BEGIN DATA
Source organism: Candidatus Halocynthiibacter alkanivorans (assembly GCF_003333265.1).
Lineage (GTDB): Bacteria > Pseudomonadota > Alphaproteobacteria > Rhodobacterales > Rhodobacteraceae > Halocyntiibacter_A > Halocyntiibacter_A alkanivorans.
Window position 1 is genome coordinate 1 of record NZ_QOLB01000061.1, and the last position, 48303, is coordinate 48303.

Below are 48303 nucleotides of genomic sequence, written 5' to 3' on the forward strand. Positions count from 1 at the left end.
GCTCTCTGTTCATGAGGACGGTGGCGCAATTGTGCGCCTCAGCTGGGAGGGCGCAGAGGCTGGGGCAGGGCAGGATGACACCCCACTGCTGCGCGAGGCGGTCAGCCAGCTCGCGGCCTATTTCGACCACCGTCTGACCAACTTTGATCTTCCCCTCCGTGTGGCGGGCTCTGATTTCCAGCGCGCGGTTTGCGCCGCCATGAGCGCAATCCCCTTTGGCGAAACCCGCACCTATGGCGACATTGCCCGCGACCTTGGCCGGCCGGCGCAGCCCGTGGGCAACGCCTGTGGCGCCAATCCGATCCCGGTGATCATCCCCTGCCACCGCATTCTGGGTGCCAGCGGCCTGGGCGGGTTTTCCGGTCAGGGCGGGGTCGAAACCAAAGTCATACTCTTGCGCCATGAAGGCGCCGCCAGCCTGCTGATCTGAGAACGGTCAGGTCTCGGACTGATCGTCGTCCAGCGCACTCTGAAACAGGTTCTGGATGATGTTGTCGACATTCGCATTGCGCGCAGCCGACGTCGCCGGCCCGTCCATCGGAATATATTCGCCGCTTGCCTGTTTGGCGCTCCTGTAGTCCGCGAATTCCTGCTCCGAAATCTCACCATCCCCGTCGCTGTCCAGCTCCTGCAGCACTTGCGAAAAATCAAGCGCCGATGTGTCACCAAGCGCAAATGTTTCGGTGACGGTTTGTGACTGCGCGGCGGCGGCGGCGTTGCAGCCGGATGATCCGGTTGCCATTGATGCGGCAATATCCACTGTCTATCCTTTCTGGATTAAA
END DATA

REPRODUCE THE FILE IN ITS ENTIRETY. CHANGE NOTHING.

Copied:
Source organism: Candidatus Halocynthiibacter alkanivorans (assembly GCF_003333265.1).
Lineage (GTDB): Bacteria > Pseudomonadota > Alphaproteobacteria > Rhodobacterales > Rhodobacteraceae > Halocyntiibacter_A > Halocyntiibacter_A alkanivorans.
Window position 1 is genome coordinate 1 of record NZ_QOLB01000061.1, and the last position, 48303, is coordinate 48303.

Below are 48303 nucleotides of genomic sequence, written 5' to 3' on the forward strand. Positions count from 1 at the left end.
GCTCTCTGTTCATGAGGACGGTGGCGCAATTGTGCGCCTCAGCTGGGAGGGCGCAGAGGCTGGGGCAGGGCAGGATGACACCCCACTGCTGCGCGAGGCGGTCAGCCAGCTCGCGGCCTATTTCGACCACCGTCTGACCAACTTTGATCTTCCCCTCCGTGTGGCGGGCTCTGATTTCCAGCGCGCGGTTTGCGCCGCCATGAGCGCAATCCCCTTTGGCGAAACCCGCACCTATGGCGACATTGCCCGCGACCTTGGCCGGCCGGCGCAGCCCGTGGGCAACGCCTGTGGCGCCAATCCGATCCCGGTGATCATCCCCTGCCACCGCATTCTGGGTGCCAGCGGCCTGGGCGGGTTTTCCGGTCAGGGCGGGGTCGAAACCAAAGTCATACTCTTGCGCCATGAAGGCGCCGCCAGCCTGCTGATCTGAGAACGGTCAGGTCTCGGACTGATCGTCGTCCAGCGCACTCTGAAACAGGTTCTGGATGATGTTGTCGACATTCGCATTGCGCGCAGCCGACGTCGCCGGCCCGTCCATCGGAATATATTCGCCGCTTGCCTGTTTGGCGCTCCTGTAGTCCGCGAATTCCTGCTCCGAAATCTCACCATCCCCGTCGCTGTCCAGCTCCTGCAGCACTTGCGAAAAATCAAGCGCCGATGTGTCACCAAGCGCAAATGTTTCGGTGACGGTTTGTGACTGCGCGGCGGCGGCGGCGTTGCAGCCGGATGATCCGGTTGCCATTGATGCGGCAATATCCACTGTCTATCCTTTCTGGATTAAA